TEFAF 2014: Sales Swift, Confidence High at the Mother of All Art Fairs
MAASTRICHT, The Netherlands—More than 10,000 VIPs made their way to the European Fine Art Fair (TEFAF) on Thursday. Artists Anish Kapoor and Georg Baselitz, Frieze Art Fair co-director Matthew Slotover and Frieze Masters director Victoria Siddall, as well as Alexander Pechtold, leader of the Netherlands’ Democrats 66 party, and Dutch designer Jan Taminiau, were among the crowd sipping champagne as they browsed art, design, and jewelry collectively worth an estimated €4 billion (US$5.54 billion).
The country’s second most important art museum, the Gemeentemuseum in The Hague, was among the first to announce a purchase: a small landscape painting, View of Lausanne (circa 1870), by the Dutch painter Matthijs Maris. The piece was bought from the London and Amsterdam-based dealer Douwes Fine Art.
“Nobody knew where it was, and I found it here, at TEFAF,” the Gemeentemuseum’s director Benno Tempel, told artnet News, beaming. “I’m still a bit shaky.” He declined to reveal the selling price, but boasted about the quality of the piece, which had been in a European collection for 80 years.
Tempel’s find, and his enthusiasm, characterize much of the spirit of this 2014 edition, which is open until March 23. It gathers 274 exhibitors—a record—and over 30,000 objects, including several major pieces fresh to the market. Every item has passed a stringent vetting process.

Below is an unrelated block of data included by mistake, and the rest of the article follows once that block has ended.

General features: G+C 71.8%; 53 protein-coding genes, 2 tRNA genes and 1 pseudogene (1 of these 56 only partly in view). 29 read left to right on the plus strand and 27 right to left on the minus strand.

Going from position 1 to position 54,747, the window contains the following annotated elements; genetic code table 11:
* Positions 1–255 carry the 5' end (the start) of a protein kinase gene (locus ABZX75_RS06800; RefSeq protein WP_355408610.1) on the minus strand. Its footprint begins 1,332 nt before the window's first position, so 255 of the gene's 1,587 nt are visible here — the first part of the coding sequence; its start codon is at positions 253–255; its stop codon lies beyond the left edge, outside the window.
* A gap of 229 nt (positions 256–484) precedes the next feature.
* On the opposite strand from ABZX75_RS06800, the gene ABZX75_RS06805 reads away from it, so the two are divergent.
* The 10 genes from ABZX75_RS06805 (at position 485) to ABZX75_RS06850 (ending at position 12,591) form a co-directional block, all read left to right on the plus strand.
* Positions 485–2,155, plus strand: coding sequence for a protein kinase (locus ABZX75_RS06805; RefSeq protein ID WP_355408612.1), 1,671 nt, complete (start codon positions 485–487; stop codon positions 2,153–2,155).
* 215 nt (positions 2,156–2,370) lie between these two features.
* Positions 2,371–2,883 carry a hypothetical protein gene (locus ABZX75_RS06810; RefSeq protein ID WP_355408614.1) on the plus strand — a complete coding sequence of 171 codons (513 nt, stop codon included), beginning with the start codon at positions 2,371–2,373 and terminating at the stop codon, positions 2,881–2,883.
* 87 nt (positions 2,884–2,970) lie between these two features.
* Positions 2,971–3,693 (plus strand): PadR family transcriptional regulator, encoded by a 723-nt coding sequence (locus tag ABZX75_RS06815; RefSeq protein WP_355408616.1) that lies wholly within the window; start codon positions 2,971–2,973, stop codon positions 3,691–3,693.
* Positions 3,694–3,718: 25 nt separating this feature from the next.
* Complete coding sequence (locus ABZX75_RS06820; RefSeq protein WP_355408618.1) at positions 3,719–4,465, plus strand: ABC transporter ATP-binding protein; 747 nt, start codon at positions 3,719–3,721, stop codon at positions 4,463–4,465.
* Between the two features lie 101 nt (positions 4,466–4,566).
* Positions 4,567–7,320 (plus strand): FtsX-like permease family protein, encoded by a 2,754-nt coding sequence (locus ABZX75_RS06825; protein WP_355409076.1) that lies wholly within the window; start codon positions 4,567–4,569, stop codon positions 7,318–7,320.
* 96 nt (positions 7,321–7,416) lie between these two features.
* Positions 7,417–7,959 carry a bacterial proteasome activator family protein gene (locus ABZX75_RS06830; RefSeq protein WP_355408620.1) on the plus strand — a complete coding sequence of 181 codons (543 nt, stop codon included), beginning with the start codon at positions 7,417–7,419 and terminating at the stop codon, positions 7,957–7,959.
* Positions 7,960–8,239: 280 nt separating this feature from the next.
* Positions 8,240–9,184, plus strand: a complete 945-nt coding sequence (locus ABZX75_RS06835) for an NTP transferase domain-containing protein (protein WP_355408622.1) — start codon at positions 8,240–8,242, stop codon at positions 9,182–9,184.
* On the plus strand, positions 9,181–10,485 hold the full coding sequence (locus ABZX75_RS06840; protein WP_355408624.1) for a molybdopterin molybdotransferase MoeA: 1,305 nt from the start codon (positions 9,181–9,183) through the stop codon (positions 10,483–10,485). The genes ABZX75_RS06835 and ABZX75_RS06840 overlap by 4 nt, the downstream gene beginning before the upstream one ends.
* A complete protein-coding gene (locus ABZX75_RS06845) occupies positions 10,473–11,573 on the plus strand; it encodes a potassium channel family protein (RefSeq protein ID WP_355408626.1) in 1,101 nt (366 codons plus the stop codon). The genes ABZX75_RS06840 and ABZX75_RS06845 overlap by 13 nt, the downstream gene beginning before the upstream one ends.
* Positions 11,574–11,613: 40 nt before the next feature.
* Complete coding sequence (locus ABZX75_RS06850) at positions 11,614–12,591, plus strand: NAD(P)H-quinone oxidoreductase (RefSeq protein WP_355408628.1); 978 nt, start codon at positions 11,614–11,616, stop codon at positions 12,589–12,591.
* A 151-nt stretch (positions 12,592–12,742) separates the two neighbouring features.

“Institutions come here and they bring their benefactors,” says dealer James Hennessy, from the London– and New York–based gallery Littleton and Hennessy Asian Art. “They have the best of all worlds to choose from. It’s like a one-stop shop. And dealers usually save their best pieces for TEFAF.”
Hennessy is showing a 700-year old Chinese porcelain dish, new to the market and priced at €15–16 million (US$20.5–21.8 million). Dating from the Yuan dynasty (1279–1368) and made by craftsmen at Jingdezhen in Jiangxi Province, it is one of only three known works of its kind. The other two are in the collections of the National Museum of Iran and the Topkapi Saray Museum in Istanbul.
Hennessy is hoping the dish will go to a museum. “It’s always great if these things are available for the public to see,” he says. “That’s why we were very keen on bringing it to Maastricht.”
Many institutional representatives—this year including staff from the Metropolitan Museum of Art in New York, the Museum of Fine Arts, Boston, and the Rijksmuseum—are regulars. And several major collectors have made TEFAF their only fair outing of the year.
“There are people here we don’t see anywhere else in the world,” a dealer confides.
Buying at TEFAF is often a slower affair than at some other fairs, particularly those specializing in contemporary art. Seasoned connoisseurs think twice before parting with their millions. And the pace is further encouraged by the exceptionally long duration of the event.